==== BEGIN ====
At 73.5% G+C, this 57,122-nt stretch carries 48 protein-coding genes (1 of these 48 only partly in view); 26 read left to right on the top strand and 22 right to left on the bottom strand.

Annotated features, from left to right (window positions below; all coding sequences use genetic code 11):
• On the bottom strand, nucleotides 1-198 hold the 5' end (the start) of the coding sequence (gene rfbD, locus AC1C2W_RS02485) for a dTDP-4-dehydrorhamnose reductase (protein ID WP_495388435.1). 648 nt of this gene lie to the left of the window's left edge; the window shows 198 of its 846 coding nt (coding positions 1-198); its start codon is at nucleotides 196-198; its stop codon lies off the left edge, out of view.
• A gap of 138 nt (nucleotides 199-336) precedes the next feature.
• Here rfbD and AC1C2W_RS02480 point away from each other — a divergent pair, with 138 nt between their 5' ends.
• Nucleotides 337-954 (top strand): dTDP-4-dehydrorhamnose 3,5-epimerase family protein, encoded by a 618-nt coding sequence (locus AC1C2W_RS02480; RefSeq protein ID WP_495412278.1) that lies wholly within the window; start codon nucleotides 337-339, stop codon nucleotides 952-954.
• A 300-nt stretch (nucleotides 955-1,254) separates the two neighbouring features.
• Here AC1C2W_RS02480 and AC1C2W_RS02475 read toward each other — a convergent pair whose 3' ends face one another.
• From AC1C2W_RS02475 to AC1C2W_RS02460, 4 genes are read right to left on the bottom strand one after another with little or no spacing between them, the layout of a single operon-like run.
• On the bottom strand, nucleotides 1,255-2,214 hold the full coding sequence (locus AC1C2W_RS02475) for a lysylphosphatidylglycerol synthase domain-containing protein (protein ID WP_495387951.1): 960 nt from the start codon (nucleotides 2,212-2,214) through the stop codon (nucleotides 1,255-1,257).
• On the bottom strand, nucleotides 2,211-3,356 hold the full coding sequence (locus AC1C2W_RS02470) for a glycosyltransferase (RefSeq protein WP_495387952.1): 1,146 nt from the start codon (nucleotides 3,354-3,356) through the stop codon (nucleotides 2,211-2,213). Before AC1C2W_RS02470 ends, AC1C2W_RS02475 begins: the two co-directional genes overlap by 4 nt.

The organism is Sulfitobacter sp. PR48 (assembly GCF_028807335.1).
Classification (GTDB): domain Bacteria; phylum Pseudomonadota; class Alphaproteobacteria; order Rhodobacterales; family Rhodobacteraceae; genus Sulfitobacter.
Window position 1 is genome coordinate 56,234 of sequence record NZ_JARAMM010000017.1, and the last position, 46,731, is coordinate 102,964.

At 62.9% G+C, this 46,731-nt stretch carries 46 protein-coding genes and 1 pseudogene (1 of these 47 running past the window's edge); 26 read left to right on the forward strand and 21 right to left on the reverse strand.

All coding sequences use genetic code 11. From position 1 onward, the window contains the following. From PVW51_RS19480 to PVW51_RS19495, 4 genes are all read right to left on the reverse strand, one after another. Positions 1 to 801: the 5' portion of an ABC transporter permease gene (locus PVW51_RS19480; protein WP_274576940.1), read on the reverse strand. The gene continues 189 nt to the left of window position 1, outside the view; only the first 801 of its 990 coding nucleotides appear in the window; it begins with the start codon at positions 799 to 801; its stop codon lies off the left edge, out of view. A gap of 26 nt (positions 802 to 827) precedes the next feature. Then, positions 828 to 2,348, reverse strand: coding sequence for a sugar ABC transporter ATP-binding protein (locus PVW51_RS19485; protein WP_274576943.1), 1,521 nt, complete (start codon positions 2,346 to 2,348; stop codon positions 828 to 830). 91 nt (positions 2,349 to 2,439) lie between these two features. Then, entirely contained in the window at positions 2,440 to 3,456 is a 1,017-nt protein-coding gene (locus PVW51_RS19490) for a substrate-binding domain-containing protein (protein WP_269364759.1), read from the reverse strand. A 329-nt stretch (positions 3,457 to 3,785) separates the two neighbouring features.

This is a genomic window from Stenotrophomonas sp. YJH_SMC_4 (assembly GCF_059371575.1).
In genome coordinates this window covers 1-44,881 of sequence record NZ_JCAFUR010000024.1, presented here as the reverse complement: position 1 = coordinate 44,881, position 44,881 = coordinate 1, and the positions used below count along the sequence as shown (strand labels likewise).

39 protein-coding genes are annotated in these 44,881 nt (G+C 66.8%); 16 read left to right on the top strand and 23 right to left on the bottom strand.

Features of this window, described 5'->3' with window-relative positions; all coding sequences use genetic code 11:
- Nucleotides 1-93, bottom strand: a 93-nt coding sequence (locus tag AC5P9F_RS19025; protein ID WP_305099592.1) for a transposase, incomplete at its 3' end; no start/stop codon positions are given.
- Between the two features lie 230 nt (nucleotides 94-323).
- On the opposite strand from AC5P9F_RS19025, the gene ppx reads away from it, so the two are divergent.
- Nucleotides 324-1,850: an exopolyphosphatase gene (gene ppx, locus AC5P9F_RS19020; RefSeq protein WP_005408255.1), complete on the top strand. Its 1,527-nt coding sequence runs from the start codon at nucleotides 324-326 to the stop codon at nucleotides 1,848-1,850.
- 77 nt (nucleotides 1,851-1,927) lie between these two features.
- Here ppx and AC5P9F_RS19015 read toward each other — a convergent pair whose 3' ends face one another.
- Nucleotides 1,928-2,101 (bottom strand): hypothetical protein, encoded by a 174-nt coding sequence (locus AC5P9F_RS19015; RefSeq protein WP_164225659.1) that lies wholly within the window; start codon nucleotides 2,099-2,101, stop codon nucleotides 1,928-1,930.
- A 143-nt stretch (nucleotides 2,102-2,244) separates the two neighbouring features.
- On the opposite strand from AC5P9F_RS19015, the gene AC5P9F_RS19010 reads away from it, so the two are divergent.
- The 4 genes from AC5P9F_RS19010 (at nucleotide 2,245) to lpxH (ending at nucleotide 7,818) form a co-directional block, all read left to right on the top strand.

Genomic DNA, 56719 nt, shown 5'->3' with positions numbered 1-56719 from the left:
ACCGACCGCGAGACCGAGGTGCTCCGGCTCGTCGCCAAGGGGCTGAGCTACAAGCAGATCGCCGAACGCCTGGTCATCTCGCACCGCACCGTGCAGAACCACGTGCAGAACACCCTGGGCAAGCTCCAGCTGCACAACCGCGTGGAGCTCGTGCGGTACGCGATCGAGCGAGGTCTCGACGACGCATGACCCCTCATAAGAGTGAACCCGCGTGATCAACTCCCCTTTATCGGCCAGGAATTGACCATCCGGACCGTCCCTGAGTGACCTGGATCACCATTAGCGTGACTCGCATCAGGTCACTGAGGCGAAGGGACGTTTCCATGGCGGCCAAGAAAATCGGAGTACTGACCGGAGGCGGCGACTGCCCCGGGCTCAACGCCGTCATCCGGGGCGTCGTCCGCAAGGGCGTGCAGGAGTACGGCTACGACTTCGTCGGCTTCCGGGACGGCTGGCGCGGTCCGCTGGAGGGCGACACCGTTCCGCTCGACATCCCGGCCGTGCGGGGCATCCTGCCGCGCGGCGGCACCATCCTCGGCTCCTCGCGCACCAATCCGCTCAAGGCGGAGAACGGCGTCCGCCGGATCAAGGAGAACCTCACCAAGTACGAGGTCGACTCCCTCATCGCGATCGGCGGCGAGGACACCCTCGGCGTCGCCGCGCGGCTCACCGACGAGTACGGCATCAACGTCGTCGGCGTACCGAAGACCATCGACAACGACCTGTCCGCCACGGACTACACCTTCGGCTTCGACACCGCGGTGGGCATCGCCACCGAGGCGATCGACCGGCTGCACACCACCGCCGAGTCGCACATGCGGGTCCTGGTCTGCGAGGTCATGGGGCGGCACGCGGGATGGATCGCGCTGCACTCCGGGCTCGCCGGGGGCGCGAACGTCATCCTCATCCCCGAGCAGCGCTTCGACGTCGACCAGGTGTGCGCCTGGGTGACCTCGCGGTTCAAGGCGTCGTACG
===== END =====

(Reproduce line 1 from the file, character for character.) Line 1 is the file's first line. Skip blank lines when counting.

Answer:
At 73.5% G+C, this 57,122-nt stretch carries 48 protein-coding genes (1 of these 48 only partly in view); 26 read left to right on the top strand and 22 right to left on the bottom strand.